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Latest News Integrated community case management iccm and covid 19

Integrated Community Case Management (iCCM) and COVID-19

11 May 2020

Protecting the world's most vulnerable people is crucial during the COVID-19 pandemic. The delivery of life saving health services must not be interrupted however, especially at community level, if we are to avoid an increase in deaths from other diseases, such as malaria.

Integrated community case management (iCCM) is the provision of first-line health care in lower and middle income countries by trained community based health workers (CHWs). Their focus is usually on the diseases which are the main killers of children under five years - malaria, pneumonia and diarrhoea, and acute malnutrition. In young children, these diseases can take hold very quickly and as for many more remote communities, the difficulty in accessing a functional health facility can literally mean the difference between life and death. 

Through our community based health care projects, Malaria Consortium supports the delivery of life-saving care to hard-to-reach communities in many countries, including in Mozambique, Nigeria (projects across Kebbi and Niger States), South Sudan and Uganda (SURMa and iCCM MaCS).

We are working rapidly and efficiently with our project teams and governments in these countries, as well as with global and national partners, to ensure that our community-based work is able to continue while also being adapted to support the efforts to control COVID-19 and protect those who are having to work in public spaces.

Malaria Consortium’s position

Malaria Consortium is closely following a series of guidelines published by the World Health Organization (WHO), as well as the recently published WHO/Unicef guidance on adapting community health service delivery in the context of COVID-19. In response to these, we are taking the following steps.

Globally, we:

Nationally, we are:

  • active members of national level COVID-19 taskforces in some of the countries where we work
  • working with ministries of health, national malaria control programmes and community health programmes to adapt implementation guidelines for iCCM and SMC. We are applying principles of ‘enhanced safety’, which includes physical distancing, hand hygiene and use of personal protection equipment (PPE). We are also developing messaging and sensitising communities on practices to reduce transmission of COVID-19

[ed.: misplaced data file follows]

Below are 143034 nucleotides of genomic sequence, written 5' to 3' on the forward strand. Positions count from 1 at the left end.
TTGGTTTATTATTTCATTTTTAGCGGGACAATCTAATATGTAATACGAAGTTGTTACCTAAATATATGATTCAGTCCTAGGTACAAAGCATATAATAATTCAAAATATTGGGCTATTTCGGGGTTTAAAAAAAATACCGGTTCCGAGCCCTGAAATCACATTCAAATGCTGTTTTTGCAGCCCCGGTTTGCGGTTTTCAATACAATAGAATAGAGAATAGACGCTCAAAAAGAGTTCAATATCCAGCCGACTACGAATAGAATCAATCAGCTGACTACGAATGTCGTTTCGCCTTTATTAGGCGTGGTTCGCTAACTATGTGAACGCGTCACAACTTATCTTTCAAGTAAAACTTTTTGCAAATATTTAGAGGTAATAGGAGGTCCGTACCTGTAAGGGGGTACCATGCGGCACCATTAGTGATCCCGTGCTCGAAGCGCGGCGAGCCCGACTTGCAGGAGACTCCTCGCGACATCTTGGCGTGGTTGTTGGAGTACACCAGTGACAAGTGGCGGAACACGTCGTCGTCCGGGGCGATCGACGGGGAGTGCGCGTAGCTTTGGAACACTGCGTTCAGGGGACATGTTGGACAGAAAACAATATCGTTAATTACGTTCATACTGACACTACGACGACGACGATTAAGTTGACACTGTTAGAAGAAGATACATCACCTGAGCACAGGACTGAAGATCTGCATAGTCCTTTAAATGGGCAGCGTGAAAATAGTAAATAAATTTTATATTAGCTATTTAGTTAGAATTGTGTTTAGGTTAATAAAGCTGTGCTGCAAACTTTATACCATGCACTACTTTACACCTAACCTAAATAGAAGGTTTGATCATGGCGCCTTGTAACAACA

• adding a module on COVID-19 to the upSCALE digital health app already in use nationally by CHWs in Mozambique
  • successfully securing new donor funding to procure PPE for CHWs in Uganda
  • advocating on the importance of continuing these services during the COVID-19 pandemic
  • advocating on the importance of community members with a sick child being able to access CHWs safely, despite movement restrictions related to COVID-19, and for referral to health facilities for those who are dangerously ill.

Looking ahead

Every life is precious and we are taking the necessary actions to protect the vulnerable, both among the people who deliver care and the beneficiaries’ of such care, to save as many lives as possible during this devastating pandemic.

We must remain alert, however, to the possible pitfalls and issues that may arise as the pandemic continues to affect the world. For example, in the case of malaria case management, including within iCCM programmes, there may be a shortage of essential malaria rapid diagnostic tests as manufacturers switch their production lines to COVID-19 tests.

In addition, if national guidelines move to a ‘no-touch’ approach for health workers and malaria diagnosis becomes presumptive instead of based on a positive test, there is a corresponding risk of there being stock outs of anti-malaria drugs (artemisinin combination therapy – ACTs) as every fever case is treated for malaria.

We will also need to consider risks to CHWs and their families. It is imperative that they are able to say if they are afraid to continue to provide services and should not be or feel pressured by their supervisors or communities, or because they are dependent on any allowances or income they receive for doing so.

Access to community based health care is the difference between life and death for many thousands of children aged under five years. It is imperative that we find ways to support community health workers to be able to continue to provide these services, safely, accurately and with the right tools and support, whatever the circumstances. COVID-19 adds another layer to the duty of care we all have to those who make that difference every day for the most vulnerable.

Find our latest COVID-19 statements and updates here.

 

 

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